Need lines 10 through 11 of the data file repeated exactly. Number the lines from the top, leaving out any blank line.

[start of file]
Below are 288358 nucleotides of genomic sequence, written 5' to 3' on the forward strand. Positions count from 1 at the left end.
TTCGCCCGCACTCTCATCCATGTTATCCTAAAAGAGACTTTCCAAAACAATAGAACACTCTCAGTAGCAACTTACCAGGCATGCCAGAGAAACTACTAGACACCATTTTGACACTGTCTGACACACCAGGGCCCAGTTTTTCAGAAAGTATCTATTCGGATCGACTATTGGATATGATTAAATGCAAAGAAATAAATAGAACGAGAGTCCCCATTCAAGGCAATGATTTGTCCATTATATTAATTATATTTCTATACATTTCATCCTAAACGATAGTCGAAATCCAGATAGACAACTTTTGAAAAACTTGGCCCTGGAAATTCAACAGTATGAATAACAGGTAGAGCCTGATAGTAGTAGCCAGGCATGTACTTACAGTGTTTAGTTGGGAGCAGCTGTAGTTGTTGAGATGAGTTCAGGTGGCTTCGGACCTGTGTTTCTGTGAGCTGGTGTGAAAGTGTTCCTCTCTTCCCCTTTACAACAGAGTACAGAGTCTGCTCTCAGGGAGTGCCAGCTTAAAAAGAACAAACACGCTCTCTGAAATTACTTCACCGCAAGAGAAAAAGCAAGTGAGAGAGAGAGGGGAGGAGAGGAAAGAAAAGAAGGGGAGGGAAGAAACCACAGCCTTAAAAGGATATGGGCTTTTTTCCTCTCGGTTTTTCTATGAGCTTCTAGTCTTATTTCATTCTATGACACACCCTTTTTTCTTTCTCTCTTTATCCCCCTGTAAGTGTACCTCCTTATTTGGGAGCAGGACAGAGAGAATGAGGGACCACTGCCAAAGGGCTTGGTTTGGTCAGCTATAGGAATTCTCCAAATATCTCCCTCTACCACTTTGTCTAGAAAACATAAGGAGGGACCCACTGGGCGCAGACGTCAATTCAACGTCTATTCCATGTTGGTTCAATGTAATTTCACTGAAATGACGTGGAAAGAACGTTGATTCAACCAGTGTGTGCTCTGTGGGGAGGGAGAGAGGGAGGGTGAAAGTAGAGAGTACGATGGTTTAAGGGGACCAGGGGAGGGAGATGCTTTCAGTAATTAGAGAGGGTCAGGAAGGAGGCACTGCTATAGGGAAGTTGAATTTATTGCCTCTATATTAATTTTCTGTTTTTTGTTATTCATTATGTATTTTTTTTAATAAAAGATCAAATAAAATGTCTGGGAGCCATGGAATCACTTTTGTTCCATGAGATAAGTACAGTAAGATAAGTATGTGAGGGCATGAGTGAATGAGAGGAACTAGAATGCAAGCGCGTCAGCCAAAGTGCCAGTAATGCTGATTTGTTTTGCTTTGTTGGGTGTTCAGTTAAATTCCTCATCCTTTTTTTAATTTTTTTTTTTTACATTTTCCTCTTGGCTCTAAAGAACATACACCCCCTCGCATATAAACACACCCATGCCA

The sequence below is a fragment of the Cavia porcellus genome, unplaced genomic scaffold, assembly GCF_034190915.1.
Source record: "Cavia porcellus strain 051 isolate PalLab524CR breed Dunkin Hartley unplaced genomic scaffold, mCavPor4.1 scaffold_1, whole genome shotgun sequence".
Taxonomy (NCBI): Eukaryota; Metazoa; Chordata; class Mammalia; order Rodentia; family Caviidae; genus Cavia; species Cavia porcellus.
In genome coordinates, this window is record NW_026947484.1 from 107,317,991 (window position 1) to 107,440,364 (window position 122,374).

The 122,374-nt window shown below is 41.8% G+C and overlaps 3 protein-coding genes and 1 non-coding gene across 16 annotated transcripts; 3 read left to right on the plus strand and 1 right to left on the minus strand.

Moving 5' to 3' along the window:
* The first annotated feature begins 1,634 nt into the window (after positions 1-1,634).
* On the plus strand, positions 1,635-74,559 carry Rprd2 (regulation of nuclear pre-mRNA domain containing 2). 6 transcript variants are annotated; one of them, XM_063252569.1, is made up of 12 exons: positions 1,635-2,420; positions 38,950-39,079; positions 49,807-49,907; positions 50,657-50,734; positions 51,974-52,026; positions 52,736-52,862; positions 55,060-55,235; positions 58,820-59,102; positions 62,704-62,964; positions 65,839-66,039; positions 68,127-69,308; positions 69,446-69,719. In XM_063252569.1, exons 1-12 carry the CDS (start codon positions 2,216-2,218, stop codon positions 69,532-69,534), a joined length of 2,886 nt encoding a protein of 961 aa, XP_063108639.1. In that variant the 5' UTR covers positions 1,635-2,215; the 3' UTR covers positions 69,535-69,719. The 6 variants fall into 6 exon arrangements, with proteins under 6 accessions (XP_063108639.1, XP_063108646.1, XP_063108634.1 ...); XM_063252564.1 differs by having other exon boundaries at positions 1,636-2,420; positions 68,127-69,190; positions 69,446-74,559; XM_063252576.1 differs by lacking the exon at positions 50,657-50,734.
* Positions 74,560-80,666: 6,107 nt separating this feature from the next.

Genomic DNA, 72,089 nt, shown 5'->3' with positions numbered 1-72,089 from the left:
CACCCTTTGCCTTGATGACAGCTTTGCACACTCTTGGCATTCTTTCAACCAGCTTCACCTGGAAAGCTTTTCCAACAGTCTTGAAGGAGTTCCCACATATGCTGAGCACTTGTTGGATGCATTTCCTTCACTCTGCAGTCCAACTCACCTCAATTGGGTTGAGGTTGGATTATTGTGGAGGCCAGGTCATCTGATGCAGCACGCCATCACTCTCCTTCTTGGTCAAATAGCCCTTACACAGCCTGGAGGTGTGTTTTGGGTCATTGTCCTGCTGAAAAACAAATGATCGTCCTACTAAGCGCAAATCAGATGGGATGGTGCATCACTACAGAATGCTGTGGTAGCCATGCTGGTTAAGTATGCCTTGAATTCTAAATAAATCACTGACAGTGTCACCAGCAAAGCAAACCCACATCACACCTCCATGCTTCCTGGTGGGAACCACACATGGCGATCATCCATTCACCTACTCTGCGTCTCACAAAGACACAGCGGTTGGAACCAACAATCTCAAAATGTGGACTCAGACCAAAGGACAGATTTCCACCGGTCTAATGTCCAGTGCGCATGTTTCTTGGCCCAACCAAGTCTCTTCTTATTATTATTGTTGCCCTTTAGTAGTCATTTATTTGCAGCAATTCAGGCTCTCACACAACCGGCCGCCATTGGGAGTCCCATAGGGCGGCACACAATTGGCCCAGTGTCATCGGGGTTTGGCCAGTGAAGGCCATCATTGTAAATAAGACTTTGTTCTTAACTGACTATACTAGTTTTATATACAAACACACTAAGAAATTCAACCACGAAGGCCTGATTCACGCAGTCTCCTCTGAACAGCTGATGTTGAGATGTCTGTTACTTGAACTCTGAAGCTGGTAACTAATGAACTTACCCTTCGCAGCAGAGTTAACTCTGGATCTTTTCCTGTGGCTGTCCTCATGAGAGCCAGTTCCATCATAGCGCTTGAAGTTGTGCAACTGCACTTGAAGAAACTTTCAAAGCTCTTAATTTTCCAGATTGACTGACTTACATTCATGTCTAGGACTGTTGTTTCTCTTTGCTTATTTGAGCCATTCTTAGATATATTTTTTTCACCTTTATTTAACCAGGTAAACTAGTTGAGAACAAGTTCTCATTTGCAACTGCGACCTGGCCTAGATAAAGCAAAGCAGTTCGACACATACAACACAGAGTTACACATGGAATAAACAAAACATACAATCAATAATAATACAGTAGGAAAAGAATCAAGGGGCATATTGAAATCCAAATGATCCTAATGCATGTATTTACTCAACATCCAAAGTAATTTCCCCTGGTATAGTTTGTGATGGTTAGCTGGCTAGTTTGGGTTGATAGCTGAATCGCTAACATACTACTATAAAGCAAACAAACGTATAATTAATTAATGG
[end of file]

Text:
* On the plus strand, positions 1,635-74,559 carry Rprd2 (regulation of nuclear pre-mRNA domain containing 2). 6 transcript variants are annotated; one of them, XM_063252569.1, is made up of 12 exons: positions 1,635-2,420; positions 38,950-39,079; positions 49,807-49,907; positions 50,657-50,734; positions 51,974-52,026; positions 52,736-52,862; positions 55,060-55,235; positions 58,820-59,102; positions 62,704-62,964; positions 65,839-66,039; positions 68,127-69,308; positions 69,446-69,719. In XM_063252569.1, exons 1-12 carry the CDS (start codon positions 2,216-2,218, stop codon positions 69,532-69,534), a joined length of 2,886 nt encoding a protein of 961 aa, XP_063108639.1. In that variant the 5' UTR covers positions 1,635-2,215; the 3' UTR covers positions 69,535-69,719. The 6 variants fall into 6 exon arrangements, with proteins under 6 accessions (XP_063108639.1, XP_063108646.1, XP_063108634.1 ...); XM_063252564.1 differs by having other exon boundaries at positions 1,636-2,420; positions 68,127-69,190; positions 69,446-74,559; XM_063252576.1 differs by lacking the exon at positions 50,657-50,734.
* Positions 74,560-80,666: 6,107 nt separating this feature from the next.